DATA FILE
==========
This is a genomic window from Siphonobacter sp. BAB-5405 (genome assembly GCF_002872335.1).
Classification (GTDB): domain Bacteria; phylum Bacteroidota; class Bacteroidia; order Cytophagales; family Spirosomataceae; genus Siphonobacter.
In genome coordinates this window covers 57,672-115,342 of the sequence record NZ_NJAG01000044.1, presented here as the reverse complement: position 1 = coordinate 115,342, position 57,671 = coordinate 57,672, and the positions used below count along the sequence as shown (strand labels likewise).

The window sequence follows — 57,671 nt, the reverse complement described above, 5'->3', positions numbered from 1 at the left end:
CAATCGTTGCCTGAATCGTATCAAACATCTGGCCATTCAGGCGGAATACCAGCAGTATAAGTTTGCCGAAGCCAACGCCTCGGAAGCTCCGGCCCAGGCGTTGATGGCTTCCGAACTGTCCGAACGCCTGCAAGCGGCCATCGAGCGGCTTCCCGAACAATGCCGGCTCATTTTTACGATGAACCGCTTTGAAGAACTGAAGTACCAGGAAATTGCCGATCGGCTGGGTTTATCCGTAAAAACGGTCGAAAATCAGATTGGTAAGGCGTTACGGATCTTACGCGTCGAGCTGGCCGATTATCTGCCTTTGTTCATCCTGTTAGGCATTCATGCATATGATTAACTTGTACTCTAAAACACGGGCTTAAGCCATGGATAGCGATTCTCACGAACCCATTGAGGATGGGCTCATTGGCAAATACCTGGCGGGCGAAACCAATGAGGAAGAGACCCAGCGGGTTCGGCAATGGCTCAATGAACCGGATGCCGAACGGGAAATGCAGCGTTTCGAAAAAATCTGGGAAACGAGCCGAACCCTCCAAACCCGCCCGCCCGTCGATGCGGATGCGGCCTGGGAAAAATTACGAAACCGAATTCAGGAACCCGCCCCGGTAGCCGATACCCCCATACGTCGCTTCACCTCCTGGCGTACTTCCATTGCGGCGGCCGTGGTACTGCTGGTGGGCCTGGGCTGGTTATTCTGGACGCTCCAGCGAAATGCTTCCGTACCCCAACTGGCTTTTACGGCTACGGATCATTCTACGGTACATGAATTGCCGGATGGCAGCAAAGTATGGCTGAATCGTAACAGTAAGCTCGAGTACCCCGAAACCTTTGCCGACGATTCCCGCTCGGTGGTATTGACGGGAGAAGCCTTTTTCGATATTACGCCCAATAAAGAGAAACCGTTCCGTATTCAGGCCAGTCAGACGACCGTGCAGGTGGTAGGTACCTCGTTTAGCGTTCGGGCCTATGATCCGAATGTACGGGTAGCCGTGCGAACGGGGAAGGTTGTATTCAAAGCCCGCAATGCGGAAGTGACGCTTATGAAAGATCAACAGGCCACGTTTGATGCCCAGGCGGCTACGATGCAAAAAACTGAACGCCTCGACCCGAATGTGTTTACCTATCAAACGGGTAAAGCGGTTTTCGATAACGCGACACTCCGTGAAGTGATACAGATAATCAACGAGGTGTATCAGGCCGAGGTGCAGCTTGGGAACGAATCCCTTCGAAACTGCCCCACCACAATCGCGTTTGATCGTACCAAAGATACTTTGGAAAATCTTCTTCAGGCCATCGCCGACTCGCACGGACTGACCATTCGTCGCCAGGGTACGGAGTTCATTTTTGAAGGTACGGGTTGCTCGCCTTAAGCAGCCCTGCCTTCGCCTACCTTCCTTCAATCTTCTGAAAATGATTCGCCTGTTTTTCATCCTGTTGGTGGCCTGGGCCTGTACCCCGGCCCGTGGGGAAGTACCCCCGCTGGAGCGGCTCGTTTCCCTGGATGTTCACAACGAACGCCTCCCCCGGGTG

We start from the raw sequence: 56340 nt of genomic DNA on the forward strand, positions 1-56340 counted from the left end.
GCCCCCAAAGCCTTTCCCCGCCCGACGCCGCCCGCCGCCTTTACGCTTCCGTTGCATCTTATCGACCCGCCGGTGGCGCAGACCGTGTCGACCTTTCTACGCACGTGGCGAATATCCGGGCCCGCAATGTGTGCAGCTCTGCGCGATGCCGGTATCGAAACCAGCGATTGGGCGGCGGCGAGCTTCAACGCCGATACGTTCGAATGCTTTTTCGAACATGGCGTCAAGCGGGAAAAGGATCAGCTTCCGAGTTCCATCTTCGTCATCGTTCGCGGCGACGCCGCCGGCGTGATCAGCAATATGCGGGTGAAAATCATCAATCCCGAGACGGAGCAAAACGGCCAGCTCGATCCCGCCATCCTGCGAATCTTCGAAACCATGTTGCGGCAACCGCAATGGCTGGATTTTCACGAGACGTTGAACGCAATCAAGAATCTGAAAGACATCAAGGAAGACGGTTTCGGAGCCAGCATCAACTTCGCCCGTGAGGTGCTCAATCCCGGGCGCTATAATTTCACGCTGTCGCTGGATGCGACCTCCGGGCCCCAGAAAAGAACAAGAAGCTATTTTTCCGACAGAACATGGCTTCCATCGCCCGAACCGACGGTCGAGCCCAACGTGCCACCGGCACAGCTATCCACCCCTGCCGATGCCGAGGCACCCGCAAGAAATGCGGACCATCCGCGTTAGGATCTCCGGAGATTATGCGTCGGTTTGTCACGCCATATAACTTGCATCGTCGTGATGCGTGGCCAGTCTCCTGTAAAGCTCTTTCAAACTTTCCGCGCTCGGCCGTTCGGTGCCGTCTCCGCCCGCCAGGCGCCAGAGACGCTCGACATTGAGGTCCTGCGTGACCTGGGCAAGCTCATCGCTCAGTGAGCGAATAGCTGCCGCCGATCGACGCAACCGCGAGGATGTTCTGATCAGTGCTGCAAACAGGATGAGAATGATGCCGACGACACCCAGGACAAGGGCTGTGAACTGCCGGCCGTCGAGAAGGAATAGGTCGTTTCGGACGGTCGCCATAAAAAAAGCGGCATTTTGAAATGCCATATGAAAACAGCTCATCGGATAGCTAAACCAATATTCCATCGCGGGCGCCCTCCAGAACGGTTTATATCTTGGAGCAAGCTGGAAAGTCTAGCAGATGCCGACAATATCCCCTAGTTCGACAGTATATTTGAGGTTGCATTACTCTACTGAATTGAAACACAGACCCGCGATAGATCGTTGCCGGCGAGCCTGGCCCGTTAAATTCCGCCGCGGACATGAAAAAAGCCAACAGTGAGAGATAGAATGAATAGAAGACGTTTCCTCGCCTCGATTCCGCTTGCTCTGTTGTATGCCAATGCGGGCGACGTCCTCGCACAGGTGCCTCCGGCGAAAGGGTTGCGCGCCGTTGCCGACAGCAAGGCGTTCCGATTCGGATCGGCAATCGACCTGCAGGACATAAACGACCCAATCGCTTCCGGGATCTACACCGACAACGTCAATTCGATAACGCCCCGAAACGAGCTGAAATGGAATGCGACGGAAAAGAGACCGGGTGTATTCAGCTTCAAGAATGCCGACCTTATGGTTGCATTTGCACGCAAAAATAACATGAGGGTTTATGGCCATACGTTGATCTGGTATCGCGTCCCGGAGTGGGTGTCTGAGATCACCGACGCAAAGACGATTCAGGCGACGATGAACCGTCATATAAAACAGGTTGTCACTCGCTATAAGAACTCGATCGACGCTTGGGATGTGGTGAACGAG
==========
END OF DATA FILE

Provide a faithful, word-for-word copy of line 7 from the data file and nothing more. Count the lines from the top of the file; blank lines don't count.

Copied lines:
GCCCCCAAAGCCTTTCCCCGCCCGACGCCGCCCGCCGCCTTTACGCTTCCGTTGCATCTTATCGACCCGCCGGTGGCGCAGACCGTGTCGACCTTTCTACGCACGTGGCGAATATCCGGGCCCGCAATGTGTGCAGCTCTGCGCGATGCCGGTATCGAAACCAGCGATTGGGCGGCGGCGAGCTTCAACGCCGATACGTTCGAATGCTTTTTCGAACATGGCGTCAAGCGGGAAAAGGATCAGCTTCCGAGTTCCATCTTCGTCATCGTTCGCGGCGACGCCGCCGGCGTGATCAGCAATATGCGGGTGAAAATCATCAATCCCGAGACGGAGCAAAACGGCCAGCTCGATCCCGCCATCCTGCGAATCTTCGAAACCATGTTGCGGCAACCGCAATGGCTGGATTTTCACGAGACGTTGAACGCAATCAAGAATCTGAAAGACATCAAGGAAGACGGTTTCGGAGCCAGCATCAACTTCGCCCGTGAGGTGCTCAATCCCGGGCGCTATAATTTCACGCTGTCGCTGGATGCGACCTCCGGGCCCCAGAAAAGAACAAGAAGCTATTTTTCCGACAGAACATGGCTTCCATCGCCCGAACCGACGGTCGAGCCCAACGTGCCACCGGCACAGCTATCCACCCCTGCCGATGCCGAGGCACCCGCAAGAAATGCGGACCATCCGCGTTAGGATCTCCGGAGATTATGCGTCGGTTTGTCACGCCATATAACTTGCATCGTCGTGATGCGTGGCCAGTCTCCTGTAAAGCTCTTTCAAACTTTCCGCGCTCGGCCGTTCGGTGCCGTCTCCGCCCGCCAGGCGCCAGAGACGCTCGACATTGAGGTCCTGCGTGACCTGGGCAAGCTCATCGCTCAGTGAGCGAATAGCTGCCGCCGATCGACGCAACCGCGAGGATGTTCTGATCAGTGCTGCAAACAGGATGAGAATGATGCCGACGACACCCAGGACAAGGGCTGTGAACTGCCGGCCGTCGAGAAGGAATAGGTCGTTTCGGACGGTCGCCATAAAAAAAGCGGCATTTTGAAATGCCATATGAAAACAGCTCATCGGATAGCTAAACCAATATTCCATCGCGGGCGCCCTCCAGAACGGTTTATATCTTGGAGCAAGCTGGAAAGTCTAGCAGATGCCGACAATATCCCCTAGTTCGACAGTATATTTGAGGTTGCATTACTCTACTGAATTGAAACACAGACCCGCGATAGATCGTTGCCGGCGAGCCTGGCCCGTTAAATTCCGCCGCGGACATGAAAAAAGCCAACAGTGAGAGATAGAATGAATAGAAGACGTTTCCTCGCCTCGATTCCGCTTGCTCTGTTGTATGCCAATGCGGGCGACGTCCTCGCACAGGTGCCTCCGGCGAAAGGGTTGCGCGCCGTTGCCGACAGCAAGGCGTTCCGATTCGGATCGGCAATCGACCTGCAGGACATAAACGACCCAATCGCTTCCGGGATCTACACCGACAACGTCAATTCGATAACGCCCCGAAACGAGCTGAAATGGAATGCGACGGAAAAGAGACCGGGTGTATTCAGCTTCAAGAATGCCGACCTTATGGTTGCATTTGCACGCAAAAATAACATGAGGGTTTATGGCCATACGTTGATCTGGTATCGCGTCCCGGAGTGGGTGTCTGAGATCACCGACGCAAAGACGATTCAGGCGACGATGAACCGTCATATAAAACAGGTTGTCACTCGCTATAAGAACTCGATCGACGCTTGGGATGTGGTGAACGAG